It crossed my mind, "What if there's a fire? What if somebody falls?" I didn't exactly panic but was uncomfortably close to it; I lasted about fifteen minutes and then took the shuttle back up to the main building, by-passed the scowling doorman to go inside where I settled myself on a comfortable bench away from the draft and texted my buddies as to my whereabouts. They didn't last a whole lot longer than I had. We made our way back to the car and off to the nearby Red Robin where we had a spectacular lunch and solved at least four world problems.

Oh, and I gave that dollar from my pocket to the shuttle driver.

*No photo today. I don't want to get sued.


Janet O. said…
Sounds like a terribly disappointing experience. Who plans these "improvements"?
Is there anywhere you can give feedback on your perspective of their improvements?
Mrs. Goodneedle said…
What a crying shame. I’m sorry that your experience was such a huge disappointment.
Quiltdivajulie said…
How awful - good decision on that dollar, too.
OTquilter said…
Ugh. I’m glad I decided not to make the trip! Thank goodness AQS is coming back to Near Lancaster in September 2024.
Anya said…
I remember the "old" show at the Host, which was wonderful. There was also another show at the hotel across the street, which called itself the Cherry Blossom Quilt Festival, or something like that, held at the same time. It was mostly vendors with a few quilts scattered about. After the big show at the Host closed down, I noticed that the Cherry Blossom show changed its name to the Lancaster Quilt Show and still held it at the hotel across the street from the Host. To me, that was deceptive, because I think they were trying to fool people into thinking it was "THE" Lancaster show. I wonder if Mancuso will still have a show in Philadelphia in September 2024 if AQS is having one in Lancaster the same month.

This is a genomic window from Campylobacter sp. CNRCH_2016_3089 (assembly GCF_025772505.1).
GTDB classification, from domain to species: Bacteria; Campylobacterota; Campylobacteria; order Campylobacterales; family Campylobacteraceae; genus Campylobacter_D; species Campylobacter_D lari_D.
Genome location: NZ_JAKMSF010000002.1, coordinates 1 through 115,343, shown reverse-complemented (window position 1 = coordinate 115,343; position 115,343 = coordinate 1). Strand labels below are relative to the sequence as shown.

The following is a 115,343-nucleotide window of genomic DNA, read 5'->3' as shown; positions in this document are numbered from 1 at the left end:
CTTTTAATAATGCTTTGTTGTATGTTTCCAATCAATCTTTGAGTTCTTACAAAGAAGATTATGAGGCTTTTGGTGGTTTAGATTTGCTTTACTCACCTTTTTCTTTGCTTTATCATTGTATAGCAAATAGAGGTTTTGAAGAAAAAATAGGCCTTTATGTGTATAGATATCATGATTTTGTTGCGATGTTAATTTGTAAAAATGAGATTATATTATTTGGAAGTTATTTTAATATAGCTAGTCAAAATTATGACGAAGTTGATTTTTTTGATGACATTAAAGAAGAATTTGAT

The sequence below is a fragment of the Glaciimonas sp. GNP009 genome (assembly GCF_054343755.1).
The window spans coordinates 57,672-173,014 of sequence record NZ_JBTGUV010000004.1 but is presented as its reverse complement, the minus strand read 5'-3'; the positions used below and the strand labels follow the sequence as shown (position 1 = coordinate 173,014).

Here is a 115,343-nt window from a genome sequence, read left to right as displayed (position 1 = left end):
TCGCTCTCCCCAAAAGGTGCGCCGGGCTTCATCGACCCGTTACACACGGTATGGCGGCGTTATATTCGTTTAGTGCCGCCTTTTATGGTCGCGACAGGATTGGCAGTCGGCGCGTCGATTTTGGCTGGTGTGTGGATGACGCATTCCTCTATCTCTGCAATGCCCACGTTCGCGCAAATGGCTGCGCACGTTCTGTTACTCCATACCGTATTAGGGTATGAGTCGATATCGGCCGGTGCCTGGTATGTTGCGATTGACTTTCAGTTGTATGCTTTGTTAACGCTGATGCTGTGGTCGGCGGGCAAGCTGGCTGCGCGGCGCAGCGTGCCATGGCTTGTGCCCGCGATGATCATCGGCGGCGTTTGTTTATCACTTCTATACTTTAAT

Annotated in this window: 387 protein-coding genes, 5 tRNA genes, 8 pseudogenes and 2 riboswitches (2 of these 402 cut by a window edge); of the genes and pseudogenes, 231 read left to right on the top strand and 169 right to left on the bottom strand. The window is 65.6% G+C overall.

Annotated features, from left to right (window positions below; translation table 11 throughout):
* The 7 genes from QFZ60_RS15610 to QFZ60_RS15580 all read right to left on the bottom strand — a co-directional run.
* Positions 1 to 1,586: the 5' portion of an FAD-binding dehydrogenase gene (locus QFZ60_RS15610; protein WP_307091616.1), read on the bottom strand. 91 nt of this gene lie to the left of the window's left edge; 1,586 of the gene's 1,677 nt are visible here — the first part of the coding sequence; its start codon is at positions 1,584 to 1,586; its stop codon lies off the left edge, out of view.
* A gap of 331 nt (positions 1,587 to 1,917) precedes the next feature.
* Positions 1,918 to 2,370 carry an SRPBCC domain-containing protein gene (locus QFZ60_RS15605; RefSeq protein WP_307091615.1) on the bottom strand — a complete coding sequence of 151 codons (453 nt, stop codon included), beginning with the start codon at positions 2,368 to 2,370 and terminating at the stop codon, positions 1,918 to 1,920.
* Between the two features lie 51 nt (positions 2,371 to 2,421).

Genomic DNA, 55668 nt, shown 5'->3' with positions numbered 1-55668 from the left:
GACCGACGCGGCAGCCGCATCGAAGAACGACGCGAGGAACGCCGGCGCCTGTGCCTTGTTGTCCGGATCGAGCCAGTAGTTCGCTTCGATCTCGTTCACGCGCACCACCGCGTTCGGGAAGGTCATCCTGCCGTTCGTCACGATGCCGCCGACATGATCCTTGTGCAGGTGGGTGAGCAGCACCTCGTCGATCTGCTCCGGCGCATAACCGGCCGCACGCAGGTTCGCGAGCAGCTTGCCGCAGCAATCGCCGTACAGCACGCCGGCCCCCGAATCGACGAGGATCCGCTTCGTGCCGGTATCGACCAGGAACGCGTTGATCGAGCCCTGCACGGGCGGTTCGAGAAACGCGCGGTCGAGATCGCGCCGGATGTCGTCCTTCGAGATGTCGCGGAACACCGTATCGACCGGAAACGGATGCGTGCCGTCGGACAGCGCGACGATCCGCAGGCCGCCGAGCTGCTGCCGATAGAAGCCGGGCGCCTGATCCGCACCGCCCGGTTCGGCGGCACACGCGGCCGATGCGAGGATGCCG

Anya said…
One more thing...I just checked their website and they also have a "Paducah Quilt Show", held during the AQS show.
Barbara Anne said…
What a disappointing experience and I hope that misguided bunch doesn't get to do any shows anywhere in the future. In my experience, which includes Paducah (1999), the Houston show 11 years from 1992 to 2002, a couple of times to the Dallas show, and the Waco shows when we lived there (a lovely but HOT town with 2 seasons [pre Magnolia anything]), it's never good to have quilts and vendors opposite each other unless the aisle between them is really wide.
You and your friends were wise to head to Red Robin - YUM!

Anonymous said…
How disappointing. It's a shame they didn't plan any better than what they did. I hope that you get to go to a nice show soon. Thanks for sharing.
Nann said…
I suggest that you write to the show producers to let them know. It sounds as though you rescued some of the day ("Other than that, how were the quilts, Mrs. Lincoln?") and you did not succumb to impulse purchases at the vendors.
Anonymous said…
My niece’s friends went two days and had nothing negative to say about the show. They live in Lancaster and are avid and prolific quilters. I am sorry you did not experience what you anticipated. As the above person mentioned, perhaps sharing your disappointment with the producers and expressing improvements might be good for everyone. Your diamonds are getting there. Good work.

Dotti in CT